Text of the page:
Thanks to strict and careful management of resources on their citrus farms, surviving a crippling drought and contending with high winds delaying shipping, SAFE is confident that end of season production and delivery to markets will not be lower than in previous years.
“In fact, we anticipate an average crop which is not bad considering the weather conditions with which we have had to contend,” says SAFE General manager of Farming Operations Dries van Rooyen.
“In our favour is the spread of SAFE farms across the country, which means that we are not victim to one contained season of weather. In other words, while drought had an impact on harvests in the Western Cape, production in the north of the country has remained on track.”
Figures provided by Chantelle Thompson, SAFE Logistics Manager, show that in excess of 1.39mil cartons have been packed by the end of August with 30% of the harvest packed for Europe and Russia, 38% for Far East/China and 32% packed for the Middle East
“In Marble Hall, we are down on our initial estimates but we are still packing good quality fruit and will continue to do so into September,” said Dries. “Industry volumes in the Northern part of South Africa are down, with Marblehall performing similar to the rest of the industry. However, the balance of the farms reached their estimates.”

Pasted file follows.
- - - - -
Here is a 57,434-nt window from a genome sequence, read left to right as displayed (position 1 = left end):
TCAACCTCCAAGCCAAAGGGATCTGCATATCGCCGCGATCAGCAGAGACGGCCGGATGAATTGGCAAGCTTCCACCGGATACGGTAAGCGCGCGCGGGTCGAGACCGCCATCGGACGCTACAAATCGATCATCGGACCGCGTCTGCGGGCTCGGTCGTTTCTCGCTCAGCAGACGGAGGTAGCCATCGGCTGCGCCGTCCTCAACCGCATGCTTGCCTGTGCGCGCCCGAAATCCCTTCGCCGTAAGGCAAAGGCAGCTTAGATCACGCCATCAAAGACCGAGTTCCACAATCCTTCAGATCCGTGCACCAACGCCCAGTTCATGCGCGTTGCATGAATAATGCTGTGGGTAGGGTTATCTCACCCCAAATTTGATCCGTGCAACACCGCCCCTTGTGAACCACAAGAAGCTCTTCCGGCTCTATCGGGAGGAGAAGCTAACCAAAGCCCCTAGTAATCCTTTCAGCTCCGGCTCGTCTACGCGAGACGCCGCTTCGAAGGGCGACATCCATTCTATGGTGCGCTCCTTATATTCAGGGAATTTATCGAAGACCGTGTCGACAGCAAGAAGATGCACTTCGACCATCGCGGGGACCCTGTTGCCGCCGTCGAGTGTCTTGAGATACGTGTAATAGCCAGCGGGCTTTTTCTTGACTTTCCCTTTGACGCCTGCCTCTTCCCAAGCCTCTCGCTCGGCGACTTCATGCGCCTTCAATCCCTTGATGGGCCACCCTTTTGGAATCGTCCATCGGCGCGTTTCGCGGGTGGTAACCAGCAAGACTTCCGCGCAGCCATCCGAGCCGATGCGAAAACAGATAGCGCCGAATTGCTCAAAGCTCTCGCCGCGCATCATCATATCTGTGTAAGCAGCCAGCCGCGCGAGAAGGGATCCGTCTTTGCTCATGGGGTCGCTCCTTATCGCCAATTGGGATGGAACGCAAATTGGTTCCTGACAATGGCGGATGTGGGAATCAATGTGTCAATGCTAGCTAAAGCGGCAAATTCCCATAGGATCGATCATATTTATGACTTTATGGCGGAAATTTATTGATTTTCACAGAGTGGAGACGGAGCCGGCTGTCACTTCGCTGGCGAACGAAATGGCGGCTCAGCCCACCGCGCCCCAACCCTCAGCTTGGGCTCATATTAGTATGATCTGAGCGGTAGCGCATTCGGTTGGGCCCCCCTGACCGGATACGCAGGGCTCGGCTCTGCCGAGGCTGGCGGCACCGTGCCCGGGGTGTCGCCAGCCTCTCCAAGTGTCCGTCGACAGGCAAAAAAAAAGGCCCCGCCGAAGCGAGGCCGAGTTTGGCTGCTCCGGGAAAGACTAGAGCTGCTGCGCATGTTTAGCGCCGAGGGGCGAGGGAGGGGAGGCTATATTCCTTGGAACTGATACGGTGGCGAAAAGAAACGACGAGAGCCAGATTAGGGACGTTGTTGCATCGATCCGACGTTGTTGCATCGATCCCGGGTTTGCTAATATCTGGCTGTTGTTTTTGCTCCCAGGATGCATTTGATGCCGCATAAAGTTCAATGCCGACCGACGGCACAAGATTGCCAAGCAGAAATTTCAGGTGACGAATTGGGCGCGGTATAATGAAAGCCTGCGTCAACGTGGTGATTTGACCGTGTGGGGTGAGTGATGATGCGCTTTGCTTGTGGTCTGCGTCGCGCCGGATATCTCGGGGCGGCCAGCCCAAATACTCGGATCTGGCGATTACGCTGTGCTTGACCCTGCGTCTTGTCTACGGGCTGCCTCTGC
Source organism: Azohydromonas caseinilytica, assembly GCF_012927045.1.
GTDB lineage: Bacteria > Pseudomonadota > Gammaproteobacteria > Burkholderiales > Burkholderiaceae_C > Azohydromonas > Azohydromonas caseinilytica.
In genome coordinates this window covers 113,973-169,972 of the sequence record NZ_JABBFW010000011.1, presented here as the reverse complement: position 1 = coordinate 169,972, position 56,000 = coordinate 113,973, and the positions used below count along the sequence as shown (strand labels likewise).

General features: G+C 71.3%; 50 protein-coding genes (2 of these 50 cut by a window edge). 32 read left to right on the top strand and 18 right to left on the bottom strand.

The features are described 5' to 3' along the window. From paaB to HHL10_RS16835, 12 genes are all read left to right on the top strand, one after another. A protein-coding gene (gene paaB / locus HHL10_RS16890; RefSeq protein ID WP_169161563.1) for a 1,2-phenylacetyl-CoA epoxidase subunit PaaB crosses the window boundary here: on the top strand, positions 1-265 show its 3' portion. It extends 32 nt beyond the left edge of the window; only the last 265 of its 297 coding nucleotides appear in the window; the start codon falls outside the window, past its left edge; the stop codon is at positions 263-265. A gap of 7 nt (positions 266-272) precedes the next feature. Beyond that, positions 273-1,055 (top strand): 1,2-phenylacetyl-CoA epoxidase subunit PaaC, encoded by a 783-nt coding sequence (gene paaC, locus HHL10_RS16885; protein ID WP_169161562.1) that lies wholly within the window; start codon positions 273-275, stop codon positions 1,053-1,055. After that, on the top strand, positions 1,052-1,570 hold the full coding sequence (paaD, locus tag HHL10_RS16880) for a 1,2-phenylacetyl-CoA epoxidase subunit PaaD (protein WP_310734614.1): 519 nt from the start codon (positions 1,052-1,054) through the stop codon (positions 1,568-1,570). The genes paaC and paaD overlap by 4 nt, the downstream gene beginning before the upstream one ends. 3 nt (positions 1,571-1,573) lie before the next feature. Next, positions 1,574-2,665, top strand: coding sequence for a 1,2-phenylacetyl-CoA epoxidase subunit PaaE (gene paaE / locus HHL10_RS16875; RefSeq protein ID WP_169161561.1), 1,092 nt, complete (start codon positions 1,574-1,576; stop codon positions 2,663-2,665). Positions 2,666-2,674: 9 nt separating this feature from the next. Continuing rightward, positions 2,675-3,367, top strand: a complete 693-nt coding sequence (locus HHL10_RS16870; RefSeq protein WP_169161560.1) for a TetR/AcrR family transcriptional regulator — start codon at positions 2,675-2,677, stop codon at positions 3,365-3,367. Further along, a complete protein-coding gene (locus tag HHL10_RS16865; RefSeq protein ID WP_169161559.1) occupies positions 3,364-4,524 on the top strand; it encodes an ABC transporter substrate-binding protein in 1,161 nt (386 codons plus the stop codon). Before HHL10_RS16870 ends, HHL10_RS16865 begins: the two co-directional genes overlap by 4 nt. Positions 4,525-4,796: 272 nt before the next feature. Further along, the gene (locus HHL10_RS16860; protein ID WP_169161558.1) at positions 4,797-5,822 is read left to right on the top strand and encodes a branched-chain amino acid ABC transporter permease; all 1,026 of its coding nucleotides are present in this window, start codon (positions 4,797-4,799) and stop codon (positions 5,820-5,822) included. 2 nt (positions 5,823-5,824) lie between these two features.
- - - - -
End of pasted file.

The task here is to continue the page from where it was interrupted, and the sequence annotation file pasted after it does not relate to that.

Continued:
According to Dries, the size of fruit this year was bigger, helping to offset lower yields as additional volume could be packed.
As if the weather impact on growth and harvesting was not enough, the season gave SAFE unexpected headaches as a result of Port Elizabeth living up to its reputation as the “windy city”.
“High winds in the harbour lead to some fruit not being shipped on time – but by quickly moving our fruit between ports, we managed to keep to the commitments made to clients.”
“It has not been the easiest seasons but we managed it well, focussing on quality and in the end serving the requirements of our clients who have come to trust SAFE for being reliable and consistent,” concluded Dries.